A new botnet discovered using IoT drawing pads for reflection attacks
Earlier this year, Darktrace detected a new botnet engaged in a large-scale reflection and amplification attack targeting organizations around the world, including several governmental bodies. This attack is more pertinent than ever in light of potentially new, bigger, and more sophisticated IoT hacks, in the likes of the recently reported ‘Reaper Botnet’, we can increasingly expect to see in 2018.
This new type of botnet we detected earlier this year wasn’t using desktop computers to power its attacks – like Srizbi did when it was sending out 60 billion spam emails per day – and its methodology was distinct from Mirai – which uses DRVs and routers to generate DNS DDoS attacks with speeds of up to 1Tbps.
Instead, this new botnet was commandeering an unlikely assortment of devices made up of, among other things, IoT drawing pads. It contained far fewer devices than typical botnets, but through reflection and amplification techniques using SNMP, it was attempting to launch a powerful denial-of-service attack.
The threat began in a familiar fashion. An architectural firm introduced smart drawing into their network pads without alerting the IT team, and their internal security controls had no way of identifying the vulnerable devices. As such, the devices’ user credentials were never changed from the factory defaults.
Those credentials, along with their public string for SNMP authentication, were publicly available on Shodan, which also revealed that the devices had open ports for HTTP, HTTPS, Telnet, and SIP.
Darktrace detected the vulnerability when hundreds of external IP addresses from around the world made several thousand of SNMP connections to the devices over UDP port 161. Over 99 percent of these connections contained at least one “GetBulkRequest”, an SNMP operation used for the retrieval of large amounts of data.
In response to these requests, the devices issued an exponentially larger number of replies via “GetResponse”, some of which contained as many as 397,000 “GetResponse” objects. In 64 cases, the devices uploaded over 1MB of data.
A sample of this SNMP activity as observed by Darktrace’s AI algorithms:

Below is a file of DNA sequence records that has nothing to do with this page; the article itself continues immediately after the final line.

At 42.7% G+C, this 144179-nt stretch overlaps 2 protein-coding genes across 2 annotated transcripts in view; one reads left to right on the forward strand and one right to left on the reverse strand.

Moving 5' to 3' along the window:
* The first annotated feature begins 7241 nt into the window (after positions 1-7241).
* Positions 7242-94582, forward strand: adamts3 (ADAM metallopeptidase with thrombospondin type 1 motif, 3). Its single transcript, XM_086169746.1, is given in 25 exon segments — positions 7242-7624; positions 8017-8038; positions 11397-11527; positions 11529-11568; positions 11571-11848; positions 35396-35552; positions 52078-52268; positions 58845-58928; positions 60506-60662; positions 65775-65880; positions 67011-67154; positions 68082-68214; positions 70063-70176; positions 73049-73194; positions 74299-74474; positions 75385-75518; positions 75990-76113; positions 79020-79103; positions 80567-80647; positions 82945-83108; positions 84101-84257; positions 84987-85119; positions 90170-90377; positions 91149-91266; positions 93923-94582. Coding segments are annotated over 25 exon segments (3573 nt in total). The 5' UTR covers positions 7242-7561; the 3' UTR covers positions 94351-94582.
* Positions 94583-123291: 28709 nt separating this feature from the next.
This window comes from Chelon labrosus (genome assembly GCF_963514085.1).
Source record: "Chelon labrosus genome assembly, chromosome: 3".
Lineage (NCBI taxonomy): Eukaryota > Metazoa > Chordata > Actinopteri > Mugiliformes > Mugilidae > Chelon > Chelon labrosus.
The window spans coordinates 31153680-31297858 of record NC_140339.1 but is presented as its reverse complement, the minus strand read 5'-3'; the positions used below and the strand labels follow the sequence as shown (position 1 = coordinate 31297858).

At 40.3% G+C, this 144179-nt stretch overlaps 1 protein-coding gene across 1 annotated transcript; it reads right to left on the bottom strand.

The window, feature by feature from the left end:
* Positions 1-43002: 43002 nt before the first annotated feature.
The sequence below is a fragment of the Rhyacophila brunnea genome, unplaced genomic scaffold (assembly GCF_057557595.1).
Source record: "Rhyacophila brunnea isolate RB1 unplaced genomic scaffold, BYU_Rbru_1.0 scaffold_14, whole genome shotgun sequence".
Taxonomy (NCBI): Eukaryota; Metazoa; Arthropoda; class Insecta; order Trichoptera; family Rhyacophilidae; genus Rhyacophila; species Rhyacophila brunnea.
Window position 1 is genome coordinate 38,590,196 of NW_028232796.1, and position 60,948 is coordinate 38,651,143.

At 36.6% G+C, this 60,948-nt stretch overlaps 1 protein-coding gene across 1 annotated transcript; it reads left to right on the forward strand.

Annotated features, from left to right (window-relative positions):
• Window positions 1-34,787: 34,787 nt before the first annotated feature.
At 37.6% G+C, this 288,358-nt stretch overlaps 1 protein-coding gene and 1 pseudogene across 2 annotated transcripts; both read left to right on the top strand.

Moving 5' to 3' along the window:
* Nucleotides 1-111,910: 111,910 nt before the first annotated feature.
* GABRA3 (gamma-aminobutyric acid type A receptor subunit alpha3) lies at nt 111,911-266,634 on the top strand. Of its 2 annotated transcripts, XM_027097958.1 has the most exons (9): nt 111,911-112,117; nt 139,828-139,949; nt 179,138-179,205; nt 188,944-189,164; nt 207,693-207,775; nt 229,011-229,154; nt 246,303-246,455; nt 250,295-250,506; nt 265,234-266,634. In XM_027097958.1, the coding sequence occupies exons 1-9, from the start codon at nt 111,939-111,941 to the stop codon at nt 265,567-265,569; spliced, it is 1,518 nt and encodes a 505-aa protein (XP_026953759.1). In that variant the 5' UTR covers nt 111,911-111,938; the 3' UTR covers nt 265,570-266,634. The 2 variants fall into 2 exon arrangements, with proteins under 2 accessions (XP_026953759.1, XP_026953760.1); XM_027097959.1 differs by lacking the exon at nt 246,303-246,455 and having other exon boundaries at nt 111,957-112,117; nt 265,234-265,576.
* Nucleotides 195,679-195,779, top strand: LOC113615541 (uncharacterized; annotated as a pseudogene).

Figure 1: Anomalous SNMP connections – the request and response are presented as two separate SNMP connections, but we can treat them as the same connection.
Normal network activity for these devices involved very occasional use of “GetBulkRequests” and “GetResponses.” Therefore, these spikes in activity were deemed highly anomalous by Darktrace’s AI algorithms, which had built a deep understanding of normal activity for the devices. By detecting the threat in real time, the security team discovered the threat while it was still in its early stages, and Darktrace’s network visibility provided detailed analytics on the incident.
Figure 2: The number of inbound connections on port 161 to one of the devices on port 161 is shown in orange. External data transfer from port 161 are shown in green. Time, top left, is x-axis value at right-hand origin.
The use of SNMP version 2c and “GetBulkRequests” were telltale signs of a reflection and amplification attack, which use scant resources to generate large attacks. All told, 273.2MiB left the devices on port 161.
The external data transfers on port 80 indicated that the attack went even further, as numerous external devices were attempting to access the devices’ HTTP resources, many of which were administrative PHP files.
A sample of resources that external devices attempted to access via HTTP:
Figure 3: The total outbound data from port 161 over the reporting period
Finally, Shodan also revealed that the devices were running an accessible SIP server on port 5060. Packet analysis showed that external devices “dialed” the devices and attempted to place a VoIP – strange behavior on the attacker’s part that remains unexplained.
Figure 4: VoIP call attempts via open SIP protocol
The target IP addresses were likely spoofed. By sending hundreds of “GetBulkRequests” from the spoofed IPs of the target networks, the IoT drawing pads were forced to send back more than 100 times the number of “GetResponses.” This is testament to the power of reflection and amplification attacks. It’s unclear what other devices were used in this attack, but even a small number of IoT devices at the architectural firm were able to generate an alarming amount of traffic.
The target IPs belonged to websites owned by entertainment and design companies, and even governmental bodies. By reporting on the anomalous SNMP requests as soon as they began, the firm’s security team was able to take the drawing pads offline before damage was done.
Had the attack succeeded in sabotaging the target networks, the firm could have been subject to legal action. The company revamped their security policies and made strides to secure all the IoT devices on their network to minimize risk of future incidents.